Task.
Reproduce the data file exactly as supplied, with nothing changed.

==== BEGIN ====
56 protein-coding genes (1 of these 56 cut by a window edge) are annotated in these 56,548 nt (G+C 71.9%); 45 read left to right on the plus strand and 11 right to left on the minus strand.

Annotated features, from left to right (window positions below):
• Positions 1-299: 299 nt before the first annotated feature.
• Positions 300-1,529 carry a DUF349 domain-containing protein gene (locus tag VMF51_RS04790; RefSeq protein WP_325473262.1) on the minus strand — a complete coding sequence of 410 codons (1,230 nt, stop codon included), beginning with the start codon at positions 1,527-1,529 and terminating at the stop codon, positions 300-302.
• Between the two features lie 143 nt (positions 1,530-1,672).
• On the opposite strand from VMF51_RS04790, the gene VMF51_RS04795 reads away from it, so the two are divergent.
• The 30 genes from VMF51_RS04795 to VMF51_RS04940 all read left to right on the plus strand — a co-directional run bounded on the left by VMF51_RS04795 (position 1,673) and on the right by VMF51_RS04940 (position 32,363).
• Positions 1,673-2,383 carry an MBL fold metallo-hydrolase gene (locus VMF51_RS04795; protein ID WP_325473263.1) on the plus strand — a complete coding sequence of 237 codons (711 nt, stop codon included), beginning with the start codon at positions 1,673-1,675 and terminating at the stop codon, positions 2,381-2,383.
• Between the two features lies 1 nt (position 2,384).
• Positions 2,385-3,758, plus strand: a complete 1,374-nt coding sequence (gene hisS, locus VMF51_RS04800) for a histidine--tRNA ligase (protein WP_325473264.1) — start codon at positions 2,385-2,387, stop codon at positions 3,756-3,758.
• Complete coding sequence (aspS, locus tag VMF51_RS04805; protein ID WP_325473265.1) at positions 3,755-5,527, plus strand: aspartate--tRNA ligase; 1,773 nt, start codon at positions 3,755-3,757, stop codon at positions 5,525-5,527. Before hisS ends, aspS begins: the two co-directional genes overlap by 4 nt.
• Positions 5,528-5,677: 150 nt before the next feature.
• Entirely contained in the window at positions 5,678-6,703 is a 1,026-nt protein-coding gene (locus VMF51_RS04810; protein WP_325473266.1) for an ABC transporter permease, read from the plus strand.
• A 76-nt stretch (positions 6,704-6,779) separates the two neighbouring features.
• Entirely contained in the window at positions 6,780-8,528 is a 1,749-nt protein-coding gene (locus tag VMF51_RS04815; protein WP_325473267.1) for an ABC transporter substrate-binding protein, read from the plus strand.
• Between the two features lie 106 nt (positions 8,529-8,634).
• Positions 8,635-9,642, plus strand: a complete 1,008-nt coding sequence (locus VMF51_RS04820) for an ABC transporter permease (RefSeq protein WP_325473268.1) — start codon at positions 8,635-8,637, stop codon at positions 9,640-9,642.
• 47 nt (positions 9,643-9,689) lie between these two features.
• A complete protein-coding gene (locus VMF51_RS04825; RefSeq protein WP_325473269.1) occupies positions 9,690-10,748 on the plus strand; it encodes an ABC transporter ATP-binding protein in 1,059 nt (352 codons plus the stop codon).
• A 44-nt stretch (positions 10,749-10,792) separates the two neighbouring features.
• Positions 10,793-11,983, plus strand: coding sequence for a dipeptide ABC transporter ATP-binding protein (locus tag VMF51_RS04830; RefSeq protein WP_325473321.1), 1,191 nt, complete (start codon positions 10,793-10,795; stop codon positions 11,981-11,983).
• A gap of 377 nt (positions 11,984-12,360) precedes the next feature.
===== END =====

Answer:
56 protein-coding genes (1 of these 56 cut by a window edge) are annotated in these 56,548 nt (G+C 71.9%); 45 read left to right on the plus strand and 11 right to left on the minus strand.

Annotated features, from left to right (window positions below):
• Positions 1-299: 299 nt before the first annotated feature.
• Positions 300-1,529 carry a DUF349 domain-containing protein gene (locus tag VMF51_RS04790; RefSeq protein WP_325473262.1) on the minus strand — a complete coding sequence of 410 codons (1,230 nt, stop codon included), beginning with the start codon at positions 1,527-1,529 and terminating at the stop codon, positions 300-302.
• Between the two features lie 143 nt (positions 1,530-1,672).
• On the opposite strand from VMF51_RS04790, the gene VMF51_RS04795 reads away from it, so the two are divergent.
• The 30 genes from VMF51_RS04795 to VMF51_RS04940 all read left to right on the plus strand — a co-directional run bounded on the left by VMF51_RS04795 (position 1,673) and on the right by VMF51_RS04940 (position 32,363).
• Positions 1,673-2,383 carry an MBL fold metallo-hydrolase gene (locus VMF51_RS04795; protein ID WP_325473263.1) on the plus strand — a complete coding sequence of 237 codons (711 nt, stop codon included), beginning with the start codon at positions 1,673-1,675 and terminating at the stop codon, positions 2,381-2,383.
• Between the two features lies 1 nt (position 2,384).
• Positions 2,385-3,758, plus strand: a complete 1,374-nt coding sequence (gene hisS, locus VMF51_RS04800) for a histidine--tRNA ligase (protein WP_325473264.1) — start codon at positions 2,385-2,387, stop codon at positions 3,756-3,758.
• Complete coding sequence (aspS, locus tag VMF51_RS04805; protein ID WP_325473265.1) at positions 3,755-5,527, plus strand: aspartate--tRNA ligase; 1,773 nt, start codon at positions 3,755-3,757, stop codon at positions 5,525-5,527. Before hisS ends, aspS begins: the two co-directional genes overlap by 4 nt.
• Positions 5,528-5,677: 150 nt before the next feature.
• Entirely contained in the window at positions 5,678-6,703 is a 1,026-nt protein-coding gene (locus VMF51_RS04810; protein WP_325473266.1) for an ABC transporter permease, read from the plus strand.
• A 76-nt stretch (positions 6,704-6,779) separates the two neighbouring features.
• Entirely contained in the window at positions 6,780-8,528 is a 1,749-nt protein-coding gene (locus tag VMF51_RS04815; protein WP_325473267.1) for an ABC transporter substrate-binding protein, read from the plus strand.
• Between the two features lie 106 nt (positions 8,529-8,634).
• Positions 8,635-9,642, plus strand: a complete 1,008-nt coding sequence (locus VMF51_RS04820) for an ABC transporter permease (RefSeq protein WP_325473268.1) — start codon at positions 8,635-8,637, stop codon at positions 9,640-9,642.
• 47 nt (positions 9,643-9,689) lie between these two features.
• A complete protein-coding gene (locus VMF51_RS04825; RefSeq protein WP_325473269.1) occupies positions 9,690-10,748 on the plus strand; it encodes an ABC transporter ATP-binding protein in 1,059 nt (352 codons plus the stop codon).
• A 44-nt stretch (positions 10,749-10,792) separates the two neighbouring features.
• Positions 10,793-11,983, plus strand: coding sequence for a dipeptide ABC transporter ATP-binding protein (locus tag VMF51_RS04830; RefSeq protein WP_325473321.1), 1,191 nt, complete (start codon positions 10,793-10,795; stop codon positions 11,981-11,983).
• A gap of 377 nt (positions 11,984-12,360) precedes the next feature.